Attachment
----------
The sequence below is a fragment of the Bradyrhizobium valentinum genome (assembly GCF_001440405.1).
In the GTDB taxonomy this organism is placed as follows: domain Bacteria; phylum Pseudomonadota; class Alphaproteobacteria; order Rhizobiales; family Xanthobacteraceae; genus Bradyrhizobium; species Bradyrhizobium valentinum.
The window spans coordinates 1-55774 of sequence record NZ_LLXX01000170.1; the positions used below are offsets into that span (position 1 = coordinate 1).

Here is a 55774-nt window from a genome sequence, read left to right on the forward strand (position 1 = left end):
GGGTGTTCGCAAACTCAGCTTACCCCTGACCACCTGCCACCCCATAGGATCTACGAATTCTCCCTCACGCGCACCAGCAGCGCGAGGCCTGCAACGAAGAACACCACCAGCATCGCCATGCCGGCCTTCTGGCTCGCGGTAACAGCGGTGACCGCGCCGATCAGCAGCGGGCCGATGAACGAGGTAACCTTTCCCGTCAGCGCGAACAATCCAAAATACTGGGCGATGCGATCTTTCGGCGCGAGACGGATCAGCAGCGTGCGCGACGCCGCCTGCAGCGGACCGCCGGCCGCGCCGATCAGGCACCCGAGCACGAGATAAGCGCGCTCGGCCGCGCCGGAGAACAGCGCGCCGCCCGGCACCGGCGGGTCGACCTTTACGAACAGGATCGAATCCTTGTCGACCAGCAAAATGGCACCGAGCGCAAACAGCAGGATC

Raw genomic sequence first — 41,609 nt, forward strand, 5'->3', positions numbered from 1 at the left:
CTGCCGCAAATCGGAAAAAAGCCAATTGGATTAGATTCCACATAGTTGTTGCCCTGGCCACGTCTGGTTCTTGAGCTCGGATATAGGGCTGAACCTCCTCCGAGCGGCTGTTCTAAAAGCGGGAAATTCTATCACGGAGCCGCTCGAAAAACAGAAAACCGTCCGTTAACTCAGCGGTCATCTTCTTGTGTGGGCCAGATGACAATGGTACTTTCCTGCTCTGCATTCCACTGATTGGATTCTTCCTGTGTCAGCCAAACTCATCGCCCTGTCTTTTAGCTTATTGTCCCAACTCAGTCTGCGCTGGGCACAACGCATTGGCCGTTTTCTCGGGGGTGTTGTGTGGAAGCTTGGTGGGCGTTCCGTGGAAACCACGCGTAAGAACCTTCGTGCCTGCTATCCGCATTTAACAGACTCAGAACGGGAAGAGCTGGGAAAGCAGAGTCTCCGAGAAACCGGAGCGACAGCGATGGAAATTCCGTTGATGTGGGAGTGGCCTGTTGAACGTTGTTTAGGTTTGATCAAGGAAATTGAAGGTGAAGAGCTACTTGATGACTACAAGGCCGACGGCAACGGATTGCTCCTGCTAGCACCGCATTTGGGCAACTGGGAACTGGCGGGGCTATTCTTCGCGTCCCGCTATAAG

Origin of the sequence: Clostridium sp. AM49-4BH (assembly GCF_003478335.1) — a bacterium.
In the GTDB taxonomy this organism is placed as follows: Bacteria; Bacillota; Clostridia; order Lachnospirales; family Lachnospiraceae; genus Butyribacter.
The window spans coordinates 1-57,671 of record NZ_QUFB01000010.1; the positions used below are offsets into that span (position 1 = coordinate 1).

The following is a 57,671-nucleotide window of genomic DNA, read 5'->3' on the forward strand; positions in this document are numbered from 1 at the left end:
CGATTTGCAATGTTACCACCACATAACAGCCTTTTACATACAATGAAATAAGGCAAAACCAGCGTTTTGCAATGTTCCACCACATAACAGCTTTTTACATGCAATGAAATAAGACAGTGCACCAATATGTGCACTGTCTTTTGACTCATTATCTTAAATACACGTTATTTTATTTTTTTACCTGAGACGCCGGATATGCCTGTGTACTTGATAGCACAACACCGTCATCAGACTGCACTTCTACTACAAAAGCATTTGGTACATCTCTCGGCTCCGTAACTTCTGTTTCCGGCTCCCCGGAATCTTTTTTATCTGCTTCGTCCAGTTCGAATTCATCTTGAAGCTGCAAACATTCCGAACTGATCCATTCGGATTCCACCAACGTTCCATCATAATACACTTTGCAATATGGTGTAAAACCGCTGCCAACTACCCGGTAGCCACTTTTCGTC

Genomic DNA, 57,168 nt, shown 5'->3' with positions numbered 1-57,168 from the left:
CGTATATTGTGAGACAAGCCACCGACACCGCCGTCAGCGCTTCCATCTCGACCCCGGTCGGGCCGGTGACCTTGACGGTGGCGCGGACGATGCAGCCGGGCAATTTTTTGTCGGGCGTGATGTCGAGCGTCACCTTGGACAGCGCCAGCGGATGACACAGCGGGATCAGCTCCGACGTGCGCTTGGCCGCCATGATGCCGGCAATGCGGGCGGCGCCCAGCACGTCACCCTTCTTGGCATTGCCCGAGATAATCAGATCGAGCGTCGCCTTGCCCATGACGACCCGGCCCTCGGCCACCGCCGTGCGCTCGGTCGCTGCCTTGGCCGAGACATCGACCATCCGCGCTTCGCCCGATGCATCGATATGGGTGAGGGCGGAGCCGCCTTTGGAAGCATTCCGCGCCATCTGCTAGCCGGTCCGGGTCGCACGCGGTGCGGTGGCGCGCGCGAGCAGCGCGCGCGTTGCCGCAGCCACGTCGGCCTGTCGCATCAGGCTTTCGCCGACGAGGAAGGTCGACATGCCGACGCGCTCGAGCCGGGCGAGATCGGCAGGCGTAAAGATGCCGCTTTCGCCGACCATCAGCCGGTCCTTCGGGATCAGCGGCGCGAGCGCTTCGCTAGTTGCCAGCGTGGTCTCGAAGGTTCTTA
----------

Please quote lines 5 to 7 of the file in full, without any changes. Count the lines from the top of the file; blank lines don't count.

GGGTGTTCGCAAACTCAGCTTACCCCTGACCACCTGCCACCCCATAGGATCTACGAATTCTCCCTCACGCGCACCAGCAGCGCGAGGCCTGCAACGAAGAACACCACCAGCATCGCCATGCCGGCCTTCTGGCTCGCGGTAACAGCGGTGACCGCGCCGATCAGCAGCGGGCCGATGAACGAGGTAACCTTTCCCGTCAGCGCGAACAATCCAAAATACTGGGCGATGCGATCTTTCGGCGCGAGACGGATCAGCAGCGTGCGCGACGCCGCCTGCAGCGGACCGCCGGCCGCGCCGATCAGGCACCCGAGCACGAGATAAGCGCGCTCGGCCGCGCCGGAGAACAGCGCGCCGCCCGGCACCGGCGGGTCGACCTTTACGAACAGGATCGAATCCTTGTCGACCAGCAAAATGGCACCGAGCGCAAACAGCAGGATC

Raw genomic sequence first — 41,609 nt, forward strand, 5'->3', positions numbered from 1 at the left:
CTGCCGCAAATCGGAAAAAAGCCAATTGGATTAGATTCCACATAGTTGTTGCCCTGGCCACGTCTGGTTCTTGAGCTCGGATATAGGGCTGAACCTCCTCCGAGCGGCTGTTCTAAAAGCGGGAAATTCTATCACGGAGCCGCTCGAAAAACAGAAAACCGTCCGTTAACTCAGCGGTCATCTTCTTGTGTGGGCCAGATGACAATGGTACTTTCCTGCTCTGCATTCCACTGATTGGATTCTTCCTGTGTCAGCCAAACTCATCGCCCTGTCTTTTAGCTTATTGTCCCAACTCAGTCTGCGCTGGGCACAACGCATTGGCCGTTTTCTCGGGGGTGTTGTGTGGAAGCTTGGTGGGCGTTCCGTGGAAACCACGCGTAAGAACCTTCGTGCCTGCTATCCGCATTTAACAGACTCAGAACGGGAAGAGCTGGGAAAGCAGAGTCTCCGAGAAACCGGAGCGACAGCGATGGAAATTCCGTTGATGTGGGAGTGGCCTGTTGAACGTTGTTTAGGTTTGATCAAGGAAATTGAAGGTGAAGAGCTACTTGATGACTACAAGGCCGACGGCAACGGATTGCTCCTGCTAGCACCGCATTTGGGCAACTGGGAACTGGCGGGGCTATTCTTCGCGTCCCGCTATAAG